Following on from my earlier posts, here are the comments and my responses on issues raised by Module 5, which looked at ambiguity and veracity in photography.
TB: I think you sum up the ambiguity/veracity debate precisely in simply one word: continuum. I believe that images can move in different directions along the continuum, depending on what we know about contexts and intentions, though, perhaps unhelpfully we seem to be conditioned to believe what we “see” in a fairly literal way. A bit like the individual people we meet, some photos/photographers try to tell the truth most of the time while others have a more flexible relationship with veracity. We just need to be alert on first meeting them.
On this topic, I find the picture below fascinating. Firstly, it is a true representation of an event that took place and was photographed by many other photojournalists in slimiest ways. Once you know that Thatcher is speaking in front of the Tory strap line of the moment “Forward Together”, it becomes clear that the image is also a distortion achieved through careful framing and cropping. However, you could also say it is revealing a deeper truth in its portrait of the Prime Minister. So it slides back and forth along the continuum, or perhaps exists in several different places at the same time.
BH: We do indeed need to be alert to the risk of believing what we want to believe and/or being naive about the motives of others. It’s sad always to be doubting, but healthy always to ask questions. I guess we all need to try find people and sources we can trust. Maybe we should all read How to Make the World Add Up by Tim Harford, to help us evaluate the claims that surround us with confidence, curiosity and a healthy level of scepticism.
It’s a fascinating photograph, Tim. A classic example of manipulation that might mislead, yet in this particular case reveals a deeper truth – ask the miners and as you said, the Argentines!
GM: You left the most contentious to last!
It is sometimes the case that a photograph is worth less than a few words when seeking understanding. For instance it’s sometimes impossible to determine whether Gill is laughing or crying in an image or whether Jack is smiling or pretending to smile at request. Probably it doesn’t matter most of the time as we’ll see what we expect to see or want to see.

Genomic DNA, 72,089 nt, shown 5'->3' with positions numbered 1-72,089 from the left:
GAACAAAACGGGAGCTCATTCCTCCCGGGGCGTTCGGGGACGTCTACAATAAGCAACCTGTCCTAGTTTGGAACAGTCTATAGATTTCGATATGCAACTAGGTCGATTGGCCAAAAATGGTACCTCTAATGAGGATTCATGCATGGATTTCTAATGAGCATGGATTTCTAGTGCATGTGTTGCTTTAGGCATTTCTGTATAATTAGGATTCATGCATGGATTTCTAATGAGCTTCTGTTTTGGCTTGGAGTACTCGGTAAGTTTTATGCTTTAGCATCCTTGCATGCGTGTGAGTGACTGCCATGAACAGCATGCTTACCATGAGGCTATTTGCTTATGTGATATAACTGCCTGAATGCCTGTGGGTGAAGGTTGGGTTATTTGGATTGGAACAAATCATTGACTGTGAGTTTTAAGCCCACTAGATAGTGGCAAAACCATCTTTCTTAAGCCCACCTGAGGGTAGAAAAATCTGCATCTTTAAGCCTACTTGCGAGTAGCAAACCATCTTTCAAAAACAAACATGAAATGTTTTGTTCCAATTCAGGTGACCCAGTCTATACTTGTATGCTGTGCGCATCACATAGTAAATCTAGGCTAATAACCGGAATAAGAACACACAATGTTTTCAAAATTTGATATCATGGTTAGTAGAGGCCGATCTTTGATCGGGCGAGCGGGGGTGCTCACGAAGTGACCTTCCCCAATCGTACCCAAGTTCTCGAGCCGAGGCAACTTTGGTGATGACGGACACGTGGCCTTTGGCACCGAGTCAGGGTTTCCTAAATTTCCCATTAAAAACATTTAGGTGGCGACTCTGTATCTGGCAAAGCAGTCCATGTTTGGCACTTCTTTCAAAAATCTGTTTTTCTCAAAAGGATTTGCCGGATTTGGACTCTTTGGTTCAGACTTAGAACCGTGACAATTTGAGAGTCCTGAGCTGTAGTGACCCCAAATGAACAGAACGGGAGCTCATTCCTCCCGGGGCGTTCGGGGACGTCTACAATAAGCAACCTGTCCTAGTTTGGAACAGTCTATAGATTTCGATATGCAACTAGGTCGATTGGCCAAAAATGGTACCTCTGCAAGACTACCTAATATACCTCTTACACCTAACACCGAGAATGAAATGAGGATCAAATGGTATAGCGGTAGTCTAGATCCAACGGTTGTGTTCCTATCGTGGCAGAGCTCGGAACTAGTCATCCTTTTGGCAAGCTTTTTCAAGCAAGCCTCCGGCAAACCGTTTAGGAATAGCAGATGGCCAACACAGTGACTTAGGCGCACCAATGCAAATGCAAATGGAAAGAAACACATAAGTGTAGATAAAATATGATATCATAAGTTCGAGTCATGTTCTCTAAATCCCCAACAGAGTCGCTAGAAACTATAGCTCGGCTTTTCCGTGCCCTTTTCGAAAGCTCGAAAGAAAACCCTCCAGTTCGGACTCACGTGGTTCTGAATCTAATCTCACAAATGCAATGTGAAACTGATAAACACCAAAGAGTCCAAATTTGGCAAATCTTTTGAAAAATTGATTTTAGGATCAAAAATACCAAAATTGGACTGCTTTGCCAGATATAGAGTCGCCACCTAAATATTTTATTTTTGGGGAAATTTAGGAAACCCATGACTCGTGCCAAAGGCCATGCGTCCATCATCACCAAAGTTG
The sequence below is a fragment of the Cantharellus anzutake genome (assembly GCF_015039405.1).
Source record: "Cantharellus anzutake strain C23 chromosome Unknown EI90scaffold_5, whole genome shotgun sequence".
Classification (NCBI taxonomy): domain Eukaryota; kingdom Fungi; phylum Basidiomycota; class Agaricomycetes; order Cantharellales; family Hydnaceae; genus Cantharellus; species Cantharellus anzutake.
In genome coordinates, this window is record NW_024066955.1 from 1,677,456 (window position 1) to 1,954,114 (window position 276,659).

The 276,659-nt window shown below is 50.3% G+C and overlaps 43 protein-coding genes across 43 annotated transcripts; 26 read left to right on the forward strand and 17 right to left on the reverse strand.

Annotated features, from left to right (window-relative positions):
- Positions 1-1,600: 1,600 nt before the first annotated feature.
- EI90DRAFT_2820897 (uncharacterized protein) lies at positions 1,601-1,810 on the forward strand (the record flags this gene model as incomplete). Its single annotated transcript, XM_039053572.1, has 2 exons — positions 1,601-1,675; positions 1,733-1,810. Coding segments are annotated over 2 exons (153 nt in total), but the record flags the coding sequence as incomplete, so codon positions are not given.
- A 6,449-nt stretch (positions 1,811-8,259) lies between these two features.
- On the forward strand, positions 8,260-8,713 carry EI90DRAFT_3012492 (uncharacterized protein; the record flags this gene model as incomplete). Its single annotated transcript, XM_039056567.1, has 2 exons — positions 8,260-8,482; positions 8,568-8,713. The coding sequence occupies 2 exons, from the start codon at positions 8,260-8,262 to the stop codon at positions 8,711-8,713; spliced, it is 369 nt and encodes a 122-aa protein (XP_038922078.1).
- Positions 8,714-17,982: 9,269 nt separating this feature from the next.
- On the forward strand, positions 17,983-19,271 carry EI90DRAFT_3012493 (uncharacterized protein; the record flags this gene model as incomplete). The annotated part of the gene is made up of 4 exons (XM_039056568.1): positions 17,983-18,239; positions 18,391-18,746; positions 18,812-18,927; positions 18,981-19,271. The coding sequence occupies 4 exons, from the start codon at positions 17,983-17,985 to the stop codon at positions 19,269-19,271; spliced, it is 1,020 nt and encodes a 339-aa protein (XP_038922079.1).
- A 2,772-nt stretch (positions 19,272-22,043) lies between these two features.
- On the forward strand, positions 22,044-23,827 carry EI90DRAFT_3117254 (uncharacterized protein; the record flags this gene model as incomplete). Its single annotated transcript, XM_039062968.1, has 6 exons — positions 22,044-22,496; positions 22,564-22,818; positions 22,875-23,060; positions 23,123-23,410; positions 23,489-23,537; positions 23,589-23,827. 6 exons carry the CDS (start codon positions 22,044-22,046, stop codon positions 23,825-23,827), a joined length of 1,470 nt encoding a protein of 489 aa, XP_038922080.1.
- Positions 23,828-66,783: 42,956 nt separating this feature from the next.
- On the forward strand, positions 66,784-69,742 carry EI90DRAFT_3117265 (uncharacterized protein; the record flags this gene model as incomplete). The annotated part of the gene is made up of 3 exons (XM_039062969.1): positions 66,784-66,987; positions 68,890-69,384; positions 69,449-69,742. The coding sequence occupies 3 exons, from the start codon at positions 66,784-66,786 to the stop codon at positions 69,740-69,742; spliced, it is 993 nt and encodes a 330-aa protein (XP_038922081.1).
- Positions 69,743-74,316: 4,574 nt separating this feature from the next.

Also it doesn’t matter much whether manipulation has been employed as it’s the final image which is the only one which matters. Viewers sometimes think that a bit (or a lot) more manipulation could have been used as the image presented is boring or uninteresting. Of course too much digitry-pokery is likely to produce unflattering comments and ridicule!
I was surprised to read that Cartier-Bresson refused even to crop his images, one of the easiest procedures available then and one which can have a dramatic effect.
BH: I agree about the benefit of a few words. Artists usually give pictures titles and most photographers rely on captions in some form. These should not tell the viewer what to think, rather they should help the viewer to understand the image and leave him or her to draw their own conclusions. At its best this should help the viewer to see what the artist/photographer saw, not what they want to see.
I think manipulation is fine, provided it is clear what has been done and not hidden because the intention is to deceive. I agree that some efforts in this direction deserve derision.
Cartier-Bresson’s aversion to cropping is interesting. At one level it’s an attempt to show what’s in front of the camera in the most honest way; and because of his obsession with the decisive moment the integrity of the resulting shot is of paramount importance to him. So, one can understand his position. On the other hand, any photograph is a cropping of the scene in front of the photographer and it’s always selective. For my own part, many of my pictures benefit from some modest (honest?) cropping and I don’t feel guilty about doing that.